Long Islanders joined the rest of the world in mourning the death of former South African President Nelson Mandela who became an inspiration to the world when he overcame racial suppression and united a country.
Mandela, South Africa’s first black president, was 95 years old.
“The world lost an inspirational leader who left an enduring and auspicious mark on South Africa and beyond,” said Nassau County Executive Ed Mangano.
“Today we join with millions of people around the world in mourning the passing of Nelson Mandela, a courageous man and a truly visionary leader,” added Suffolk County Executive Steve Bellone.
Both Mangano and Bellone ordered flags at all county government buildings to be flown at half-staff until Monday in honor of Mandela’s legacy.
A vigil was held at Hempstead High School Friday, with dozens of students, teachers and community leaders packing the auditorium to pay respects to the anti-apartheid leader. Students raised their cell phones in the air in substitute of candles, and community leaders spoke about how the South African icon touched the lives of so many. The school band was called on to play “We Will Overcome.”
“We wanted the kids to realize there’s still people out there fighting for the things they take fore granted,” Hempstead Village Mayor Wayne Hall said by phone afterward.
Hall hopes Mandela’s death will inspire students and show “them that you can be whatever you want to be.”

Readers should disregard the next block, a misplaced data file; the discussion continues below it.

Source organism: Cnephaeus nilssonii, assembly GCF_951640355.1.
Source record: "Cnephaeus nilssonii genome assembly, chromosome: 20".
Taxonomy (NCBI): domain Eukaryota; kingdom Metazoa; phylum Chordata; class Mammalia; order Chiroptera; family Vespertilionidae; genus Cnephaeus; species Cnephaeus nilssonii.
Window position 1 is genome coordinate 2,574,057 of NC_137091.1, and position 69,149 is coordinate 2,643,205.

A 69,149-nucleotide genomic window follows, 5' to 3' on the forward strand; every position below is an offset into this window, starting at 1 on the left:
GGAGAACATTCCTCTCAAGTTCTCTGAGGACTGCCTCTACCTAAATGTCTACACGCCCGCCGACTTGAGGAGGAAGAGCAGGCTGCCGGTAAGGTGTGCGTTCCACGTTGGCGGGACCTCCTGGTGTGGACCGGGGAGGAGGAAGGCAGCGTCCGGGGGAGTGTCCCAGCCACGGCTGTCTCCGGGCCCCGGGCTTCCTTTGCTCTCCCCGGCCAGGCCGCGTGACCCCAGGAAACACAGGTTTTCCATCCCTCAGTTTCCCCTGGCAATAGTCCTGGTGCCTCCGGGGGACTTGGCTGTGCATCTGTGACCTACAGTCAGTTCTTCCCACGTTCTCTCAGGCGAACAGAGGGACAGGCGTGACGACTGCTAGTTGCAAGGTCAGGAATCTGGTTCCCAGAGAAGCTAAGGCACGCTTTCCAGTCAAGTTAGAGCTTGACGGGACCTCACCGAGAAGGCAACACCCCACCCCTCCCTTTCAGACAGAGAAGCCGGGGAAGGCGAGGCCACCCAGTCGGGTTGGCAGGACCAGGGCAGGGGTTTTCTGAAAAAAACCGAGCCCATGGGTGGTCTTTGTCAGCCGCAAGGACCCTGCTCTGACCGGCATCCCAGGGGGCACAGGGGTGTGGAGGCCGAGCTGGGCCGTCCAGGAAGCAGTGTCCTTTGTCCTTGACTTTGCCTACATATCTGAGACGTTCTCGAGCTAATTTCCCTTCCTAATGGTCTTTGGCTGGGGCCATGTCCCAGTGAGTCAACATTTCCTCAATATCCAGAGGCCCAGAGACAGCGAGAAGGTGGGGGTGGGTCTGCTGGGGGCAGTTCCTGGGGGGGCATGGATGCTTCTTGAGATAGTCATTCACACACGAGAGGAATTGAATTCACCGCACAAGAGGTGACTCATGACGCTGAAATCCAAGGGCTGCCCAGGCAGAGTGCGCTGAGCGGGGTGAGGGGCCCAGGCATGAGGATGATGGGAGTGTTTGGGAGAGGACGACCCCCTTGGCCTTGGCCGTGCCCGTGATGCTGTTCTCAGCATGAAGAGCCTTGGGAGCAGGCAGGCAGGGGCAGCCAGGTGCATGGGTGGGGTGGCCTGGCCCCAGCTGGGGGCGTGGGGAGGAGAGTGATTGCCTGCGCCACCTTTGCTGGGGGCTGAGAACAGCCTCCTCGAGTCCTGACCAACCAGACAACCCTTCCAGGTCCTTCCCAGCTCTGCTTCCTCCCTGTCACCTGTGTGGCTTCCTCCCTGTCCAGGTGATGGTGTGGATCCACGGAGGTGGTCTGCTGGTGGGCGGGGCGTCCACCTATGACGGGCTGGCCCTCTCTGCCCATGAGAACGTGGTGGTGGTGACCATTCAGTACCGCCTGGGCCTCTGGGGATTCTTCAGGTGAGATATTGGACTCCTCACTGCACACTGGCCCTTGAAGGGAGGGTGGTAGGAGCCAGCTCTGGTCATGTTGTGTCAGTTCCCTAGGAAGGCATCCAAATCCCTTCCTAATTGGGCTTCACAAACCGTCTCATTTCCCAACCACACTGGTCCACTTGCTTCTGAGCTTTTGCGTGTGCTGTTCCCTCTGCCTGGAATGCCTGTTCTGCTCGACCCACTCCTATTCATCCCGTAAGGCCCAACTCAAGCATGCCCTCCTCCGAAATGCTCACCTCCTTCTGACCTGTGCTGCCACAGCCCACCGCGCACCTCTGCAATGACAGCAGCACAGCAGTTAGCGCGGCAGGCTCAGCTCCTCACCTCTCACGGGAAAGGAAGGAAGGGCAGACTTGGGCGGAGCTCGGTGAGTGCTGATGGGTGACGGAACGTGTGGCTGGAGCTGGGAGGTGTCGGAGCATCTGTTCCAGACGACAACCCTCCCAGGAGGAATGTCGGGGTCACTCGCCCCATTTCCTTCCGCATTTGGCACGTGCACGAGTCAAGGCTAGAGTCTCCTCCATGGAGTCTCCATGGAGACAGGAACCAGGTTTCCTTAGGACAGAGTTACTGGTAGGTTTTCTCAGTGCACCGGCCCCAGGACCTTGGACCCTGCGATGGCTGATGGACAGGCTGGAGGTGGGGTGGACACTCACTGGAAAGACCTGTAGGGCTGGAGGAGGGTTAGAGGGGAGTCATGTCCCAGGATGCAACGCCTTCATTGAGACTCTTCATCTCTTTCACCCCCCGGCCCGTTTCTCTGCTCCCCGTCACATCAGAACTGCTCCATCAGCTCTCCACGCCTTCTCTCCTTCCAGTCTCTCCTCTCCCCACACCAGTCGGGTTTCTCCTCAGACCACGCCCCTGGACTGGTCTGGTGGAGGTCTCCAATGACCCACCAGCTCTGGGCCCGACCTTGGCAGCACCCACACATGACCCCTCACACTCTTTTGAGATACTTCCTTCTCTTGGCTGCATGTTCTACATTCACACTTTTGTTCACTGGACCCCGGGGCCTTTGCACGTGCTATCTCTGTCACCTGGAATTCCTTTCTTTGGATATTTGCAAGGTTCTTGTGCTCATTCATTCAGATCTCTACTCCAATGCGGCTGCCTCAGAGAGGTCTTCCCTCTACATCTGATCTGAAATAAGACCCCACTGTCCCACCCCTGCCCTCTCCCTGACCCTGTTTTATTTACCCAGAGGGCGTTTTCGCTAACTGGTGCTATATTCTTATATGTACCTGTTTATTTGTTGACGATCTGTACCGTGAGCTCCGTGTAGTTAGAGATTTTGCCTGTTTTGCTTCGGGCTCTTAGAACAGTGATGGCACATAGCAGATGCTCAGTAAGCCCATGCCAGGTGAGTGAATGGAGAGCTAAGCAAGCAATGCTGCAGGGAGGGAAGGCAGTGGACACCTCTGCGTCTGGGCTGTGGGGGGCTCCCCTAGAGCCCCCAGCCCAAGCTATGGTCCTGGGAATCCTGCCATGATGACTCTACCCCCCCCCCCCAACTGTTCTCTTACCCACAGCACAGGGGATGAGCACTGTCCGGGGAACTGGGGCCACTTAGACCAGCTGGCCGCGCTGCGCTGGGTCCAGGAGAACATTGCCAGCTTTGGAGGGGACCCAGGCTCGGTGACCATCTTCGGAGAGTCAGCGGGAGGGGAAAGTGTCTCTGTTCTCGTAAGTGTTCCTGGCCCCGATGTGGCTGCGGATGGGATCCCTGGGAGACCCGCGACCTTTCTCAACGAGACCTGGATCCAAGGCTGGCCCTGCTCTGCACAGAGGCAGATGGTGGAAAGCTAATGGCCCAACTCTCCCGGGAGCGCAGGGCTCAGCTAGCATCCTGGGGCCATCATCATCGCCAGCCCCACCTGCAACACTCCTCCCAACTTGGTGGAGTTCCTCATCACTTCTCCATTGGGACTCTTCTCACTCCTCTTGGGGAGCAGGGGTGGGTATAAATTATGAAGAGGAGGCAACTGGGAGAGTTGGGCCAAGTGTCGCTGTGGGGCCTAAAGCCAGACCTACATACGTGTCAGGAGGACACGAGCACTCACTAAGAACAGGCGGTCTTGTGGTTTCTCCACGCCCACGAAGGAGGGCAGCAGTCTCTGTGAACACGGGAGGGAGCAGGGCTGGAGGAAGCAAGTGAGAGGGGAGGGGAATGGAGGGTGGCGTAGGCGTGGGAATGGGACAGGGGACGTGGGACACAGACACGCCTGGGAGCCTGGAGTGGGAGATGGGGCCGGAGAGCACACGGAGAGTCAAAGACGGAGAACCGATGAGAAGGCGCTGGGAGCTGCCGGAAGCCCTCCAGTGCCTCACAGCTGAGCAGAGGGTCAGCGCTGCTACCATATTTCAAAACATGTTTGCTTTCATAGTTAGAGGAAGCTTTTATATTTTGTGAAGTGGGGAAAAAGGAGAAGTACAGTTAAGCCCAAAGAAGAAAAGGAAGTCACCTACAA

Douglas Mayers, president of the Freeport/Roosevelt chapter of the NAACP, visited South Africa six years ago and toured Robben Island, the prison where Mandela was jailed for 27 years for leading the anti-apartheid movement against a racially repressive government.
The tour of the prison, which is now a museum, helped him better understand the suffering the South African people went through as a result of the apartheid, he said.
“He set an example for the world and especially for politicians and leaders throughout the world,” Mayers said of Mandela, who served one-term as president from 1994 to 1999.
Mayers was inspired by how Mandela reached out to his enemies after his nearly three-decade long prison sentence.
“I think the world as a whole is going to miss what he had really showed us,” he said. “How we can overcome obstacles that we never thought we could overcome and reach out to others.”
Mandela’s death was felt all across Long Island.
New York State Sen. Majority co-leader Dean Skelos (R-Rockville Centre) called Mandela an “enduring symbol of peace and freedom.”
“He was a great humanitarian who persevered through great suffering to lead a historic revolution against racial oppression,” he added.
Nassau Legis. Carrie Solages (D-Elmont) said Mandela was an inspiration for fighting for what he believed in. “May he rest in peace and his legacy live on,” he said.
New York Gov. Andrew Cuomo added: “His struggle to end racism, poverty and inequality began with his fight against apartheid, continued through his service as the first black President of South Africa and is now passed on for the world to continue. We will not soon see again, nor should we ever forget the profound example of humanity that Nelson Mandela embodied.”
The South African government announced that Mandela will be buried on Dec. 15 in the Eastern Cape village of Qunu after a 10-day period of mourning.
“We’ve lost our greatest son,” South African President Jacob Zuma told the country Thursday when announcing Mandela’s death.